Body and Blood in Ana Mendieta’s Filmwork 

Learn about the legacy of groundbreaking artist Ana Mendieta and how she examined urgent political, personal, and artistic questions through her artwork

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Ana Mendieta, Sweating Blood, 1973, single channel, super-8mm film transferred to high-definition digital media, color, silent; 03:18 min., Smithsonian American Art Museum, Museum purchase through the American Women's History Initiative Acquisitions Pool, Administered through the Smithsonian American Women's History Initiative, 2021.38, © The Estate of Ana Mendieta Collection LLC. Courtesy Galerie Lelong & Co. Licensed by Artists Rights Society (ARS), NY.

The image is striking, the effect is unsettling, the meaning is open for interpretation. Ana Mendieta’s Sweating Blood is projected in darkness. The short film shows a woman’s face framed in close-up against a black background. Her eyes are closed, and her expression is unmoving. At first, only slight shifts from her breathing indicate this is a moving image and not a photograph. Yet as the three-minute film unfolds, something strange happens. Imperceptibly to start, her brow begins to shine with red mist.  Then visible pockets of red moisture accumulate from her scalp to her forehead. By the end, disquieting rivulets of blood are slowly dripping down her serene face.

Sweating Blood (1973) is one of the most iconic of the more than 100 moving image artworks made by Mendieta from the early 1970s to her untimely death in 1985. She is one of the most beloved artists of the twentieth-century and one of the most recognized Latina artists in the world. While SAAM has several of her photographs in our collection, my curatorial colleagues who are responsible for the museum’s collections of Latinx art and of twentieth-century art agreed that it was a shared priority to acquire an example of her super-8mm films for SAAM's collection. This will ensure her contributions to American art can be on display regularly in our soon-to-be renovated galleries.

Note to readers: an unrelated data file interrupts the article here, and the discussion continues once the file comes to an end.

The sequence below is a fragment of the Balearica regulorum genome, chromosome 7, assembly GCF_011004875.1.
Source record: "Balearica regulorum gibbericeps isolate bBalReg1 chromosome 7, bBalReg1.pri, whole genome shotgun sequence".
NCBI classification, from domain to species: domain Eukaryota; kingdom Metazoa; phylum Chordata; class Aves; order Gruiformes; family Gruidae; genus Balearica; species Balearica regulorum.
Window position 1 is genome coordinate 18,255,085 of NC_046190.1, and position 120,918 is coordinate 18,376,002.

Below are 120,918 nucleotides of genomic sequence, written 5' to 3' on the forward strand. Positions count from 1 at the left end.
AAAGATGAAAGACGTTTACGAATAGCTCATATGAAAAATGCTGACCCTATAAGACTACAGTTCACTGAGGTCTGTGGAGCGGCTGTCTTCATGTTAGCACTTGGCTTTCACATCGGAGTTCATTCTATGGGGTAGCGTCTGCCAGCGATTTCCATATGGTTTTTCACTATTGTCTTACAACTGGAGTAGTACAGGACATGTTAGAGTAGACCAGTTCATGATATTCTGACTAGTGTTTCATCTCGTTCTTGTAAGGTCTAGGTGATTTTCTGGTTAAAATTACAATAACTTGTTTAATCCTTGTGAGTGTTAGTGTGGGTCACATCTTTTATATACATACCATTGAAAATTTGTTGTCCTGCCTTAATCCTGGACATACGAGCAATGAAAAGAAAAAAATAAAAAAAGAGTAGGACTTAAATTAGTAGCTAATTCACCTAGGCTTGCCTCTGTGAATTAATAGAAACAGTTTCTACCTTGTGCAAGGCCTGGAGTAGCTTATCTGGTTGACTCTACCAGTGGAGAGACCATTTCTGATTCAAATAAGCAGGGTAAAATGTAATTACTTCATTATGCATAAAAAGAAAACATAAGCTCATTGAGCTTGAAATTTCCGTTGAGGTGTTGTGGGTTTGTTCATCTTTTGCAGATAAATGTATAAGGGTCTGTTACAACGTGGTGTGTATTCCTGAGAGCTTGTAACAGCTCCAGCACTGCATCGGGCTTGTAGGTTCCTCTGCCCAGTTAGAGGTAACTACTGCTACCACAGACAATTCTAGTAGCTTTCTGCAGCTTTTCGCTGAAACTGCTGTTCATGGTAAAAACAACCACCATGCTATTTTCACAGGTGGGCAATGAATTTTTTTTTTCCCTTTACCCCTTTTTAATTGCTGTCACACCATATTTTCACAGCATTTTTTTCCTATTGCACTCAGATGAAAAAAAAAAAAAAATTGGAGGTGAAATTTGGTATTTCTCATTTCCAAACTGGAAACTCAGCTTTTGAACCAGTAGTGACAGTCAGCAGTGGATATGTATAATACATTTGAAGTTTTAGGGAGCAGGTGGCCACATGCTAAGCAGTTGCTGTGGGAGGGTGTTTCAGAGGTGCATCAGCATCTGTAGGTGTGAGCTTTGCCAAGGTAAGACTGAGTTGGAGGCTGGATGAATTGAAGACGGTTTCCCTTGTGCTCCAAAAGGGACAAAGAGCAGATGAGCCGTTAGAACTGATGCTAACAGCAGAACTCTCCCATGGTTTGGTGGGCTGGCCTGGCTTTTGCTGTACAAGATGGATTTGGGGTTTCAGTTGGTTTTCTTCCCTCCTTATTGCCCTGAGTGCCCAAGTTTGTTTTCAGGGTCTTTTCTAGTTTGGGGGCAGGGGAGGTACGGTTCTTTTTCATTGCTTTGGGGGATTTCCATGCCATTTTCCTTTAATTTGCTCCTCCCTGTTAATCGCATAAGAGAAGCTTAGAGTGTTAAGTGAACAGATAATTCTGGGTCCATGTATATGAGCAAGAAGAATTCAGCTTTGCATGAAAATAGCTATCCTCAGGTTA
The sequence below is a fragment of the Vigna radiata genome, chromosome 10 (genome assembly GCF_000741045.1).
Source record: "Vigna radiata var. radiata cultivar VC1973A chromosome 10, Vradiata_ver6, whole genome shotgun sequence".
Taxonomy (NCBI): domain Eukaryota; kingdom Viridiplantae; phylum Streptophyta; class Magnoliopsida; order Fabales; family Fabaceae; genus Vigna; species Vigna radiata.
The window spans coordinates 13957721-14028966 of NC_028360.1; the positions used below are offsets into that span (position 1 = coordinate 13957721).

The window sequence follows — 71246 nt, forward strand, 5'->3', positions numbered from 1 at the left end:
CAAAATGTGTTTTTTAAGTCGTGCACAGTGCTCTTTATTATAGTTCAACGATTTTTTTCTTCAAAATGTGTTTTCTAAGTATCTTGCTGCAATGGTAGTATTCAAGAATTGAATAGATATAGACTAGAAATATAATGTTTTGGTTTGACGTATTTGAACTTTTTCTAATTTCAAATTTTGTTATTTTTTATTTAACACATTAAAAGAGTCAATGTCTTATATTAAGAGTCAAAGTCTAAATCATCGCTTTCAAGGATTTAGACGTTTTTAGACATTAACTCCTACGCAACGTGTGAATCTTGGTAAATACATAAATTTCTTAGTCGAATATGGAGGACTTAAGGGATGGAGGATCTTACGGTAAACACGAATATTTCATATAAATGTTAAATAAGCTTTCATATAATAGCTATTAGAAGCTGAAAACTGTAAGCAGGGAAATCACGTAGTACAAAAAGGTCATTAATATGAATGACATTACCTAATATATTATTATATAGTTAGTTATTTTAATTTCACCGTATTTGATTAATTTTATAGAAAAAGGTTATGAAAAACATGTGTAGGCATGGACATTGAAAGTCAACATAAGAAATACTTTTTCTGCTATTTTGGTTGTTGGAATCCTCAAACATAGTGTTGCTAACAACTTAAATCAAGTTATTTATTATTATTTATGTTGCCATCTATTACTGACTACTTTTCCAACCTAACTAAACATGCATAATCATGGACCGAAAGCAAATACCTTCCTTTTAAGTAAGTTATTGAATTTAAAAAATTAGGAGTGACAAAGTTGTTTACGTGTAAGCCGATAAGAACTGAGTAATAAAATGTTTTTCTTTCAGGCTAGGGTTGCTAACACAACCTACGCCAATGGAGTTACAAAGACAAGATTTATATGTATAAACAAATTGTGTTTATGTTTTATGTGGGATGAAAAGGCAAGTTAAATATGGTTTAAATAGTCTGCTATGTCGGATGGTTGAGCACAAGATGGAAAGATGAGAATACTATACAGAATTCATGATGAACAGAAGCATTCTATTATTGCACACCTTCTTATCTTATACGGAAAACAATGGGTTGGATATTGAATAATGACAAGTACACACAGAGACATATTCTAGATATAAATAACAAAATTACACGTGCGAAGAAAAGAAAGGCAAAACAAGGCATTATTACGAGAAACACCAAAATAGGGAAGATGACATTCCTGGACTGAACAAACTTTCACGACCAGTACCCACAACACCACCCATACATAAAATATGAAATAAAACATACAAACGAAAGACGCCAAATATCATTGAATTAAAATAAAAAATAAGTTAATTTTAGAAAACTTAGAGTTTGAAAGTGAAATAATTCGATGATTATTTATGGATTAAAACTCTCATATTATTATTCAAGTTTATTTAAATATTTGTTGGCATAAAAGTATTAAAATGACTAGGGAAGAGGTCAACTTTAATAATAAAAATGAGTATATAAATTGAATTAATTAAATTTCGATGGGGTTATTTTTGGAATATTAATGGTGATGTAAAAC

Sweating Blood was our unanimous choice to bring into the collection. We all responded to its visceral power and presence– the artist’s face meets the viewer’s gaze with an intensity that is undeniable. This sustained self-portrait encapsulates the durational, ritualistic mode of performance and common materials—body and blood—that are signatures of her early work. The film connects to Mendieta’s many subsequent works in which blood functions as a potent symbol—evoking life as well as death, blood-ties, and their rupture, and the Catholic, Caribbean santería, and pre-Columbian spiritual practices that do not shy away from incorporating this life-sustaining fluid. Expressing growing feminist intentions, it also connects to a suite of works responding to the rape and murder of a fellow student at the University of Iowa in the previous year.